Acknowledging Sin and Savior

So, what is the spiritual parallel here? All of us have sin, whether we want to acknowledge it or not. If you’re not convinced, start with the Ten Commandments: Have you ever lied, ever stolen anything, ever dishonored your parents? And that’s just three of the Ten. Or what about the good that you haven’t done? James tells us that “Anyone,then,who knows the good he ought to do and doesn’t do it,sins”(James 4:17). As the old liturgy says, “We have sinned against Thee in thought, word, and deed, by what we have done, and by what we have left undone.”

Whether we are happy or unhappy, we still have sin. And this acknowledgement of our sin is the first step in being treated for our disease.

The second is to acknowledge our need for a Savior. We need to stop appealing to our own efforts to save ourselves. It is patient neglect that causes (allows for) the accumulation of calculus. However, at this stage the patient must acknowledge their need for help. They can’t floss away the calculus, they need the help of the hygienist or the periodontist.

Man is always attempting to dig himself out of his predicament by his own effort/religion. The Gospel is designed to break us of this. When we try to offset our sins by our good deeds, we are no different than the felon who stands before the judge and appeals to all of the community service he has done since he committed the crime. Isaiah says it quite bluntly, “All of us have become like one who is unclean, and all our righteous acts are like filthy rags . . .” (Isaiah 64:6a).

In the New Testament, Paul reminds us: “As for you, you were dead in your transgressions and sins . . . All of us also lived among them at one time, gratifying the cravings of our sinful nature and following its desires and thoughts. Like the rest, we were by nature objects of wrath. But because of his great love for us, God, who is rich in mercy, made us alive with Christ even when we were dead in transgressions–it is by grace you have been saved” (Ephesians 2:1-5).

We are in need of a Savior. He wants to restore us to health.

Rather than being the Percocet that makes you happy, Jesus is the penicillin to treat your infection.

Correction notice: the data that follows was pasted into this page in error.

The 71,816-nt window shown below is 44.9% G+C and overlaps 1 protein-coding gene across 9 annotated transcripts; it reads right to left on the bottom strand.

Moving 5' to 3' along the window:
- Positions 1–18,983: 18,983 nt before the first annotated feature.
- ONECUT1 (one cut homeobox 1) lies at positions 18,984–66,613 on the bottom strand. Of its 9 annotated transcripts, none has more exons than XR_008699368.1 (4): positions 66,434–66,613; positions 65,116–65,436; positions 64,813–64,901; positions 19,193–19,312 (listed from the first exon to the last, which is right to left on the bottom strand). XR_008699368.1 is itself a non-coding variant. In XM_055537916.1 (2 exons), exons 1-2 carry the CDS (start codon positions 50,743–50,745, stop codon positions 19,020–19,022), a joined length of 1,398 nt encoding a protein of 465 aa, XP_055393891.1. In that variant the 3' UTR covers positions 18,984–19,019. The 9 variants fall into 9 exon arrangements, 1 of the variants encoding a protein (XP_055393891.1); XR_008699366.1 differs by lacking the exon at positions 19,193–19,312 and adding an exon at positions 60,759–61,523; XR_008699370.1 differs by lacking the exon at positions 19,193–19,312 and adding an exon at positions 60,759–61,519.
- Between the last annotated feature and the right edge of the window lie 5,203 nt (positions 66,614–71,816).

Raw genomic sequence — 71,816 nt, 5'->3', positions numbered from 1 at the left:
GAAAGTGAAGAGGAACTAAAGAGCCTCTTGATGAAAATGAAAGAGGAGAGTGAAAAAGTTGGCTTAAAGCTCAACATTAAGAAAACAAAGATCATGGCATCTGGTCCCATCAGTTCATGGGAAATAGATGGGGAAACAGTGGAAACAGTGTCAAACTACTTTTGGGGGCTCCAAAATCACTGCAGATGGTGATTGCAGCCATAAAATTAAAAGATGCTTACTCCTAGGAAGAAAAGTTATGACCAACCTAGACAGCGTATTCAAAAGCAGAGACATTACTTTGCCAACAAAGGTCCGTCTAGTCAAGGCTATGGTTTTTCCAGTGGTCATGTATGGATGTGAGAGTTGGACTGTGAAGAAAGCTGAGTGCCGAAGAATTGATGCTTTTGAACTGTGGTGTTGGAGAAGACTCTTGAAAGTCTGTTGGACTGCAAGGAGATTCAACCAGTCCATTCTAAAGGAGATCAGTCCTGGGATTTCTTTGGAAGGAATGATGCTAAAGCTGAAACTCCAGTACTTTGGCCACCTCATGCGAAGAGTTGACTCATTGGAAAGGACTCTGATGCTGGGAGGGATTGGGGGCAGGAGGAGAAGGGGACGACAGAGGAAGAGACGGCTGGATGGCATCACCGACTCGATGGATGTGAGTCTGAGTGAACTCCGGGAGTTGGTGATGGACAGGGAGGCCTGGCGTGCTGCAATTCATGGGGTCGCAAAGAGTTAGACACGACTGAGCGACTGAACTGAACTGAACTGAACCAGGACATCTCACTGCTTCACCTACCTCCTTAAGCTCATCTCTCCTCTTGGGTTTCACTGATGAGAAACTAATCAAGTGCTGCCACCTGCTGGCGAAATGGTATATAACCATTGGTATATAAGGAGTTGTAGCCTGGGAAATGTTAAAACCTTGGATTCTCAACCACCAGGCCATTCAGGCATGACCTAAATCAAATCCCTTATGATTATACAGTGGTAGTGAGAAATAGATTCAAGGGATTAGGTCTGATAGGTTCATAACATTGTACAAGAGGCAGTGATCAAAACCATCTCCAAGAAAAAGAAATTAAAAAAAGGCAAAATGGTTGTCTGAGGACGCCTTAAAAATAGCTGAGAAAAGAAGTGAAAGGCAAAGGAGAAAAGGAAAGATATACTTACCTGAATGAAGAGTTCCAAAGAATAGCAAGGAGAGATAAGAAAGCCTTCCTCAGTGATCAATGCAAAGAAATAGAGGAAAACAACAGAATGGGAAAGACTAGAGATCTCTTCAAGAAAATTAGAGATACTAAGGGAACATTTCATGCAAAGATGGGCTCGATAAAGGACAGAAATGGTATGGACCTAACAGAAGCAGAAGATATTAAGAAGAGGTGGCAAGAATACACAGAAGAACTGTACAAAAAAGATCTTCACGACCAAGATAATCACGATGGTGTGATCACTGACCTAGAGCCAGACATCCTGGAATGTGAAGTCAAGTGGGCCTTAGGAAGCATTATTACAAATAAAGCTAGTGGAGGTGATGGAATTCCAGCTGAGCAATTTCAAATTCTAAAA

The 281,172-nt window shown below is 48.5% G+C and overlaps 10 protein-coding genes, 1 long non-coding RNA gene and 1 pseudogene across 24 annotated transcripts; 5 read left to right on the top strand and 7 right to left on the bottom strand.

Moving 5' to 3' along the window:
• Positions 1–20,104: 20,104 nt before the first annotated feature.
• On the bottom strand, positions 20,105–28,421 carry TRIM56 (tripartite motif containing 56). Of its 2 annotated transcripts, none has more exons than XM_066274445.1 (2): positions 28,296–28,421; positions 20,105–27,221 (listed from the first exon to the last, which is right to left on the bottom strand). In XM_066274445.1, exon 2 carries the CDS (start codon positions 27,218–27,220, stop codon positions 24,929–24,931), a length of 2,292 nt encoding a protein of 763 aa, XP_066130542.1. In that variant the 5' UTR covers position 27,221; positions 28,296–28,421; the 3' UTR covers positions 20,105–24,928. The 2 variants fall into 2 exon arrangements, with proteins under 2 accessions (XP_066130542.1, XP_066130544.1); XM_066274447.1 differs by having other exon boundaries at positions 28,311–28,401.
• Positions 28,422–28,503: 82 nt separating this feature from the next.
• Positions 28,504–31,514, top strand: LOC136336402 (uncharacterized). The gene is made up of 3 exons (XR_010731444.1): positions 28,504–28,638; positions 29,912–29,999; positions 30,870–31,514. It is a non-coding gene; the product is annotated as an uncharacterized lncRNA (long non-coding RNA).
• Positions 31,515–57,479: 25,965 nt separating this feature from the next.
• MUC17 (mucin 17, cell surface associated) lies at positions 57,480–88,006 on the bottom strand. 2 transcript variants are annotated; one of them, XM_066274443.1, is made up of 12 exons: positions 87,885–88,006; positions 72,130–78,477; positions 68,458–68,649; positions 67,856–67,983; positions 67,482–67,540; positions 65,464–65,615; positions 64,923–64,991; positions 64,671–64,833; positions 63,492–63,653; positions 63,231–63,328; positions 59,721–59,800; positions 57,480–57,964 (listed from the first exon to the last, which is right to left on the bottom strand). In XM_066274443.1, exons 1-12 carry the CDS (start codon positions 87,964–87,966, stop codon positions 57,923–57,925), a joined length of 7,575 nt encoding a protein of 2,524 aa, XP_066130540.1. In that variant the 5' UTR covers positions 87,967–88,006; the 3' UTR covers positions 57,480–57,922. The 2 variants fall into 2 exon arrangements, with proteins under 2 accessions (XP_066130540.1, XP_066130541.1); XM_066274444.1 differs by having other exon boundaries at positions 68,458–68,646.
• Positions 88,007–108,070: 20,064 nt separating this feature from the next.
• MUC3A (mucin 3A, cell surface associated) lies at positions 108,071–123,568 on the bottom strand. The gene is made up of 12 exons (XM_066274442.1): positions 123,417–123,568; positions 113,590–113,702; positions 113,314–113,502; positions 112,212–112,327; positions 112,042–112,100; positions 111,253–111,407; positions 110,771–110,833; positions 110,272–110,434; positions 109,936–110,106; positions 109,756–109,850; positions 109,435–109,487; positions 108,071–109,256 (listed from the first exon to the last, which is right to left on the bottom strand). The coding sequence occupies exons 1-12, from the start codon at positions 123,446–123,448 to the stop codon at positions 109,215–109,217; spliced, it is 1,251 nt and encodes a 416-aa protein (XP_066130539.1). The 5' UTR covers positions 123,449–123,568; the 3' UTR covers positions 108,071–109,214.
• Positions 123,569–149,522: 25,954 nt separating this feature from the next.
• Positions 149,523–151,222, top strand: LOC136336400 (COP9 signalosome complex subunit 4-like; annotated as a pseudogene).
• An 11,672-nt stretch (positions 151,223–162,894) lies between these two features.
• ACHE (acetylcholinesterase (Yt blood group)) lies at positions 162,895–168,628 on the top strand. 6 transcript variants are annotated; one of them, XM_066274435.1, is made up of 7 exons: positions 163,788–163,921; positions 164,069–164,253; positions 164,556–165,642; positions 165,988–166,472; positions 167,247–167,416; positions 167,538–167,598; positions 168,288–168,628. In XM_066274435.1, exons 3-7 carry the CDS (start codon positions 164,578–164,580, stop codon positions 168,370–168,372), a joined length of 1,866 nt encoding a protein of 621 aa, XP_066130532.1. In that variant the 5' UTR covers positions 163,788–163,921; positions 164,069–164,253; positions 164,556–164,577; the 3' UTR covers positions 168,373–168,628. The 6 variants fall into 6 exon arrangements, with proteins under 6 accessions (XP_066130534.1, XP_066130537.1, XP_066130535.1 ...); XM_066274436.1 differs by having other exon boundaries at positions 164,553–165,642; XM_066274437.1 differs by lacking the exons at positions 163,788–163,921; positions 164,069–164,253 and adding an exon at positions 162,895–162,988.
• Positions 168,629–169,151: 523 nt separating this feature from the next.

I used to preach the fulfillment “gospel.” I used to tell people that they needed Jesus because they were empty inside. I was basically preaching Him as a higher means of fulfillment. But the older I get, I meet many people who seem quite happy without Jesus. Unless they are lying to me, they seem fulfilled.

So, I no longer tell people that they need Jesus to be happy, I tell them that they need Jesus to be healthy. When the patient understands that periodontal surgery will allow them to save their teeth, it makes it easier for them to tolerate the sensitivity that may follow the procedure.

Jesus calls us to pick up our cross and follow Him.

At times, following Jesus will make us unhappy. But He will make us healthy. And if we understand where we were/where we were headed, we will gladly embrace the temporary pain of following Him.

Peter describes it like this: “In this you greatly rejoice, though now for a little while you may have had to suffer grief in all kinds of trials. These have come so that your faith–of greater worth than gold, which perishes even though refined by fire–may be proved genuine and may result in praise, glory and honor when Jesus Christ is revealed. Though you have not seen him, you love him; and even though you do not see him now, you believe in him and are filled with an inexpressible and glorious joy, for you are receiving the goal of your faith, the salvation of your souls” (1 Peter 1:6-9).